A little over a year ago, a Kimberly-Clark television campaign provoked consumer outrage by positioning Huggies diapers as so foolproof that even the world’s most clueless, inept, brain-dead klutzes – i.e., fathers – could manage them. March 13, 2013, a year and a few days later, a new campaign from Unilever’s Dove Men+Care is doing just the opposite.
Fatherhood as an ‘F’ word
To say that the Huggies campaign disrespected fathers would be a gross understatement. As we reported at the time
Kimberly-Clark wanted to demonstrate the superiority of their Huggies diapers on television, and to do this they chose a stereotype right out of 1950s situation comedies.
They wanted to show how well their diapers did their job under even the worst possible conditions. And what conditions could be worse than putting them in the hands of the most hapless, clueless, inept adults known to American folklore — fathers?
The Huggies “Dad Test” campaign filmed five babies left alone in the same house with their fathers for five days, on the premise that if Huggies could survive five days with these bumbling boobs, they could survive anything.
“To prove that Huggies diapers and wipes can handle anything,” the female voice-over begins, “we put them to the toughest test imaginable — Dads.”
As a result of massive consumer outrage, from mothers as well as fathers – K-C pulled the first commercial and hurriedly started redoing the others.
During the ensuing year, Unilever apparently learned from Huggies’ mistakes.
Unilever did something important that Huggies neglected to; they listened to their audience, which in this case is men 25 to 54 years old.
“We hear from 73 percent of men that they’re falsely or inaccurately depicted in advertising,” VP skin-care marketing Rob Candelino told Advertising Age. Specifically, advertising breaks them down into three stereotypes – “alpha males with chiseled abs driving high-powered sports cars, guys obsessed with winning the affections of women, or buffoon dads.”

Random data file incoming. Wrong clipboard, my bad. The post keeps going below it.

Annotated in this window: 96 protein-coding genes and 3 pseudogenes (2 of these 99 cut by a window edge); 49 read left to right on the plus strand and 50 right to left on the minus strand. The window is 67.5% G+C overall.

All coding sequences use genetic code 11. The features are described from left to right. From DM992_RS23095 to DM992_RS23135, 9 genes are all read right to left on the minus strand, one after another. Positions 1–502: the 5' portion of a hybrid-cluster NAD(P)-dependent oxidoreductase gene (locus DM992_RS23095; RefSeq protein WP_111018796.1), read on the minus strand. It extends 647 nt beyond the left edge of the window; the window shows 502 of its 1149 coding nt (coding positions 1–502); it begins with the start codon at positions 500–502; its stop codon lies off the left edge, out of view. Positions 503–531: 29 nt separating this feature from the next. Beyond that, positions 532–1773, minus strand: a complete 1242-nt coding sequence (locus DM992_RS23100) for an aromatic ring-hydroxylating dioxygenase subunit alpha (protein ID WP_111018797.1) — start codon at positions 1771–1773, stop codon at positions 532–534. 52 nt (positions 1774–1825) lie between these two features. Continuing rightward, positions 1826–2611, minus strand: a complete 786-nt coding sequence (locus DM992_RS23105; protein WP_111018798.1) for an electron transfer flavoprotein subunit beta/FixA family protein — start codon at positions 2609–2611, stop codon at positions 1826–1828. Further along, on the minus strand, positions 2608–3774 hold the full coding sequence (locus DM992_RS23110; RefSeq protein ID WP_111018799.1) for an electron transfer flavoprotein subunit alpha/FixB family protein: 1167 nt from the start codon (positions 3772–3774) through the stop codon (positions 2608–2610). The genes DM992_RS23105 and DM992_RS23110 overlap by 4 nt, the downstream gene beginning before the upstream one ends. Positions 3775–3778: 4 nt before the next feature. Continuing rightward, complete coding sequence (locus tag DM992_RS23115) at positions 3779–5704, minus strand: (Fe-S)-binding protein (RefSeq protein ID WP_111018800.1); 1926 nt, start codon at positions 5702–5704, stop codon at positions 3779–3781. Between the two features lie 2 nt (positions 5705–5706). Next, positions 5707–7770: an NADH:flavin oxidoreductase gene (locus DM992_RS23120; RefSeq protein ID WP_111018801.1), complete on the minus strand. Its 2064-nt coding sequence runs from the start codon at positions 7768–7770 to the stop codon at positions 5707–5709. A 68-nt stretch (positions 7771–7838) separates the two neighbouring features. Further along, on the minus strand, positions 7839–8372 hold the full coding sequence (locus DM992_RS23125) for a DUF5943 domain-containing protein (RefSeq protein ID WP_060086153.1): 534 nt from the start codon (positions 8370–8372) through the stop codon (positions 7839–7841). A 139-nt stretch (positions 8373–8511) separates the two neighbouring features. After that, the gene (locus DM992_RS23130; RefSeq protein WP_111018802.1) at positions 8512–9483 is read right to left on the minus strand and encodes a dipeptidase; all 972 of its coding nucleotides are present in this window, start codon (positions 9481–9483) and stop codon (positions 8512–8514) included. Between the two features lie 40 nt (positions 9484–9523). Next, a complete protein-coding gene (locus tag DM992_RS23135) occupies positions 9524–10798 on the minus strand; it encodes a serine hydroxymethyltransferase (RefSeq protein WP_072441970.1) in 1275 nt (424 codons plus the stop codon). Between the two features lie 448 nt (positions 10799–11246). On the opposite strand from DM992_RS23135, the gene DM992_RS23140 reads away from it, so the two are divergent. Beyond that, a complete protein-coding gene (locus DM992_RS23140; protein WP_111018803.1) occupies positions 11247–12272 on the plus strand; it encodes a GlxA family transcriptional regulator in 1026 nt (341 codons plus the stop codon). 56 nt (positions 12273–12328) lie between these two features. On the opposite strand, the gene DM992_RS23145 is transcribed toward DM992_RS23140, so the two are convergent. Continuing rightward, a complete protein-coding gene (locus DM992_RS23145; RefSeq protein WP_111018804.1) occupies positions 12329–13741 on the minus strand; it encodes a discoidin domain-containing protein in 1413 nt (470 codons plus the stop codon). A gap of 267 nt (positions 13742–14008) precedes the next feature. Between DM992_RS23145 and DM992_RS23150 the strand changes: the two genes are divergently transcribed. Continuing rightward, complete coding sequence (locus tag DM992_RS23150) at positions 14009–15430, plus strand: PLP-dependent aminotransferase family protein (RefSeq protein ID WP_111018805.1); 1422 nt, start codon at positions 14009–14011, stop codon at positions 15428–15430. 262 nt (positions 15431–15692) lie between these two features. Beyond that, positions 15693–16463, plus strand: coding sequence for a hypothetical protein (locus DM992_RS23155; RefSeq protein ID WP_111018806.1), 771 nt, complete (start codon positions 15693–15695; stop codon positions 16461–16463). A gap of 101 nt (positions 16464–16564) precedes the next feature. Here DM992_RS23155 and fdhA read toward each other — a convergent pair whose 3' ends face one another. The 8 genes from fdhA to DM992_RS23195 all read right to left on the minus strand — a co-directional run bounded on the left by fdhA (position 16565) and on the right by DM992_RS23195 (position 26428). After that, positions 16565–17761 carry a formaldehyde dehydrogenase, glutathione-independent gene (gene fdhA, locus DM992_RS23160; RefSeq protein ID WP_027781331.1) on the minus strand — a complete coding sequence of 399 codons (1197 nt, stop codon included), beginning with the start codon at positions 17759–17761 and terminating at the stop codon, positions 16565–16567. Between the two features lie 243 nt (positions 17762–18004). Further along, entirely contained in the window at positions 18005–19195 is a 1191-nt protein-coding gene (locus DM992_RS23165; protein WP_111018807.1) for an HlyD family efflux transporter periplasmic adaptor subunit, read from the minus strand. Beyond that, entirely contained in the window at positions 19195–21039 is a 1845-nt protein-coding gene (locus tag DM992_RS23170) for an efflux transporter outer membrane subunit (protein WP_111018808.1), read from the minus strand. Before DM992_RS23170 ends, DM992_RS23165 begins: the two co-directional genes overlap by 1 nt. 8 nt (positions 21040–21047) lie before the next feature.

These men share the child-rearing and household chores, and most either buy their own personal-care products or influence the purchases, Dove’s research showed. And, unlike Huggies, Unilever was smart enough to know that you insult your target audience only at your peril.
From January 31 through February 2, Men+Care hosted the Dad 2.0 Summit conference of national marketers and dad bloggers.
The new campaign, showing a different kind of dads, incorporates what they learned both there and through their research.
Instead of stereotyped fathers, Dove opted for real life. “We wanted to show real men in real life,” Candelino explained, noting that what most men in their target audience say is, “First and foremost, I’m a dad.”
The new “Real Moments” Men+Care campaign, breaking today during the NCAA March Madness telecast, features Miami Heat star Dwayne Wayde and ESPN college basketball analyst Jay Bilas.
Not as jock celebrities, but as real-life fathers.
In an interview, Wade says his Dove commercial shows
how I am with my kids and the things we do. I think a lot of people know that about me because of my book and my custody battle for my kids being so public. No matter how busy you are[, n]o matter who you think you are in the world, you have to focus on the most important thing to you. To me, that’s my kids…
According to Ace Metrix research, commercials with celebrities perform less effectively overall than those without them. (They also cost more, thanks to celebrity talent fees.)
The one exception is when the celebrity has some relevance to the product or message.
As a father who fought a successful custody battle for his kids and the author of last year’s A Father First: How My Life Became Bigger Than Basketball, Wade’s certainly relevant.
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